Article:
If the job is behind schedule I know how and why. I can accurately inventory the overages according to our schedule and the job costs related to said overages. Every two weeks we can meet with the customers, designers, subs, and anyone else who is involved with the project and assess where the job currently stands and how to proceed. If we need to reduce scope or reduce budget due to overages, we know immediately when and what to do. We work with our customers to determine what needs to be done. They are fully engaged and kept in the loop. I would not be able to do this if we did not have a clearly defined scope, budget, spreadsheet, schedule, and job costing during the project. We would have no point of reference or any numbers to back up against. 

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For example, if the designers add four additional outlets to the scope and the customers do not want to spend the extra $600.00, we can address that when the suggestion is made. We can clearly illustrate how we went from 12 budgeted outlets to the proposed 16 outlets, and how much that additional cost impacts the budget. On a larger change, say an engineering issue, we could address the added cost to the budget and the impact on the timeline as well. This is determined immediately prior to putting the work in place. If funds are tight we can determine what can be omitted or reduced on the back end to reduce budget or timeline in order to maintain costs and schedule. If they elect to not go ahead with the work, we do not charge for it.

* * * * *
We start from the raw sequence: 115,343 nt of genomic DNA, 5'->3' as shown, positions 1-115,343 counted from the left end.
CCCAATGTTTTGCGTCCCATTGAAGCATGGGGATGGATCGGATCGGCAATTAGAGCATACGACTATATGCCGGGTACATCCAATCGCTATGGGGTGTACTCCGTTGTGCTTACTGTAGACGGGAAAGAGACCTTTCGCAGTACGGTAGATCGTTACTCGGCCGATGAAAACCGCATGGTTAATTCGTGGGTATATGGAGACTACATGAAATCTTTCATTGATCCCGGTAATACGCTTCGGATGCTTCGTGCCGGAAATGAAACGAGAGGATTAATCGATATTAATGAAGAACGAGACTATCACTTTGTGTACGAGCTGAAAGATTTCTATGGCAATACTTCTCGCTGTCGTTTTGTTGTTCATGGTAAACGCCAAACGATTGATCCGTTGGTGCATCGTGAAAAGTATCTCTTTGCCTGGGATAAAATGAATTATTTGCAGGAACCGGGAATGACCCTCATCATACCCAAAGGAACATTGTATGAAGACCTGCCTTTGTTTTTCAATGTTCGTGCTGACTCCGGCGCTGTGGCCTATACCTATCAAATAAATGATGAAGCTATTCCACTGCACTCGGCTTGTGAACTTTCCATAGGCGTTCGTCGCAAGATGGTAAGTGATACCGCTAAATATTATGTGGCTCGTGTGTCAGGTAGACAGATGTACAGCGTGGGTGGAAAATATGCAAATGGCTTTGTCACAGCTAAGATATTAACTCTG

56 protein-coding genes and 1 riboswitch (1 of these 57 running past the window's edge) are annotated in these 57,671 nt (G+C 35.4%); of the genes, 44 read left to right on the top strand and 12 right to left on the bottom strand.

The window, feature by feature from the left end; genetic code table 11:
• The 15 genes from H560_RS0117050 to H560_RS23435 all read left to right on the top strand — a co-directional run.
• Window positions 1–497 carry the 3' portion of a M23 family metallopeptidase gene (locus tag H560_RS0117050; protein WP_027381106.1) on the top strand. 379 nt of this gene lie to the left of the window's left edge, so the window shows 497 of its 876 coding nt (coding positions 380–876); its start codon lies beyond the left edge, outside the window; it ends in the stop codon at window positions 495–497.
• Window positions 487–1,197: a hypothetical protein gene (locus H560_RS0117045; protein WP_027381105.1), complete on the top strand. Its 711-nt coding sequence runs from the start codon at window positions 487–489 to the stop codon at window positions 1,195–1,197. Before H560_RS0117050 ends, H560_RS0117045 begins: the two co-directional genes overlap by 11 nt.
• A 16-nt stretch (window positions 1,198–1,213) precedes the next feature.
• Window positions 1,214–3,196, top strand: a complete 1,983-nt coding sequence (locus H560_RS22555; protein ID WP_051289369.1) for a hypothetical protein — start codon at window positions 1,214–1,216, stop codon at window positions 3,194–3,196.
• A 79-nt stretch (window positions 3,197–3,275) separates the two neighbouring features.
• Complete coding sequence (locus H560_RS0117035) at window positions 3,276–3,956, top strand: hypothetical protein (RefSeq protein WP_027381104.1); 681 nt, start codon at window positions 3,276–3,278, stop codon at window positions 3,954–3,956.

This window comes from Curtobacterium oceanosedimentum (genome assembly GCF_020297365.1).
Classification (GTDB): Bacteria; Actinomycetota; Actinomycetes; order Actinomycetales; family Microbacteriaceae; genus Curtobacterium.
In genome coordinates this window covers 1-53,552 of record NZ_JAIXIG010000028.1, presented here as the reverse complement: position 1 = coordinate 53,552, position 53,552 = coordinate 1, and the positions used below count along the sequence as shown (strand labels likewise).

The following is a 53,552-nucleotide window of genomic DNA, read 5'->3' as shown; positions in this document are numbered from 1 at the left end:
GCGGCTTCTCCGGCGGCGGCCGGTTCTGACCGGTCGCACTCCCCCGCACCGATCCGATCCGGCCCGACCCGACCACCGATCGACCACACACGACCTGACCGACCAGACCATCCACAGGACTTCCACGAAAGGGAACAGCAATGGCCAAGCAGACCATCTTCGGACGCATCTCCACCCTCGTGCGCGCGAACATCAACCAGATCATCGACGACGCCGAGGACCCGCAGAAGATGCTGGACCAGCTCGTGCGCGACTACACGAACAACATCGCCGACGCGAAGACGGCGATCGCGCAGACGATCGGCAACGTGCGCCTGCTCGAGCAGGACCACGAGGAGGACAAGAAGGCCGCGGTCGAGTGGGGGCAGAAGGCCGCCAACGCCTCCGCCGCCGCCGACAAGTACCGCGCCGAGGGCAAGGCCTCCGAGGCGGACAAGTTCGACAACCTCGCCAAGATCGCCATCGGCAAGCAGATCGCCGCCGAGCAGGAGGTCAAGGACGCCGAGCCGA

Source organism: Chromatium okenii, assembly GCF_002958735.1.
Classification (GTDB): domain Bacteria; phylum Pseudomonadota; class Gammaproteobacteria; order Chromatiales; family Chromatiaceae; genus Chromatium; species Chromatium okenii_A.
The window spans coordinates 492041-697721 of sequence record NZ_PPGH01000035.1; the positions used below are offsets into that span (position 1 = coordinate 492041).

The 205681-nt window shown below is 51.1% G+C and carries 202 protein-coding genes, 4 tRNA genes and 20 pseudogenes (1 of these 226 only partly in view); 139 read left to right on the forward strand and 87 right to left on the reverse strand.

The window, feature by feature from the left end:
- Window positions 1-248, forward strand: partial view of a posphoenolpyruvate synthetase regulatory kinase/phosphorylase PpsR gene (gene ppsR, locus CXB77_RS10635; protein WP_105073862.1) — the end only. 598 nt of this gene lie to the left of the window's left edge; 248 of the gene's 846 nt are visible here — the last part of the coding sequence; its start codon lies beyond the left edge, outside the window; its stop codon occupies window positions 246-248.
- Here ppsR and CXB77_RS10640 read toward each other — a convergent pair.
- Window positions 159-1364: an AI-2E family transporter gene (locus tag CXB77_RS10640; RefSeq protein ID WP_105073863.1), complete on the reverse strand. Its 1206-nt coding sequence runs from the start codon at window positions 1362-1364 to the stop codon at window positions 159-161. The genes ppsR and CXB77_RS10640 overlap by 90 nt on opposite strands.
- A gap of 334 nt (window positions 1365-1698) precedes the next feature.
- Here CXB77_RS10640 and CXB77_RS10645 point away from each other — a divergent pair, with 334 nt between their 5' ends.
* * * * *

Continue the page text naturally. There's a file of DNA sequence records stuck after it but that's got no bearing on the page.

Every day, every week, every month, and every year I understand exactly how much money I made, how much I worked, and how profitable I am. I have a full understanding of my numbers and my customers do as well. There is zero gray area. For most of my career my numbers were convoluted. We worked against a lump sum cost, a generalized scope, and a vague schedule and I felt that we were always underneath the work, always behind, and never had a full grasp on our numbers. How are we to feel confident in our numbers and have that confidence reflected in our customer relationships if it is never clearly and transparently defined. In order to be compensated for your time and costs, you must share those costs with your customers. This establishes trust and promotes a healthy and successful relationship with your customers, subs, and employees.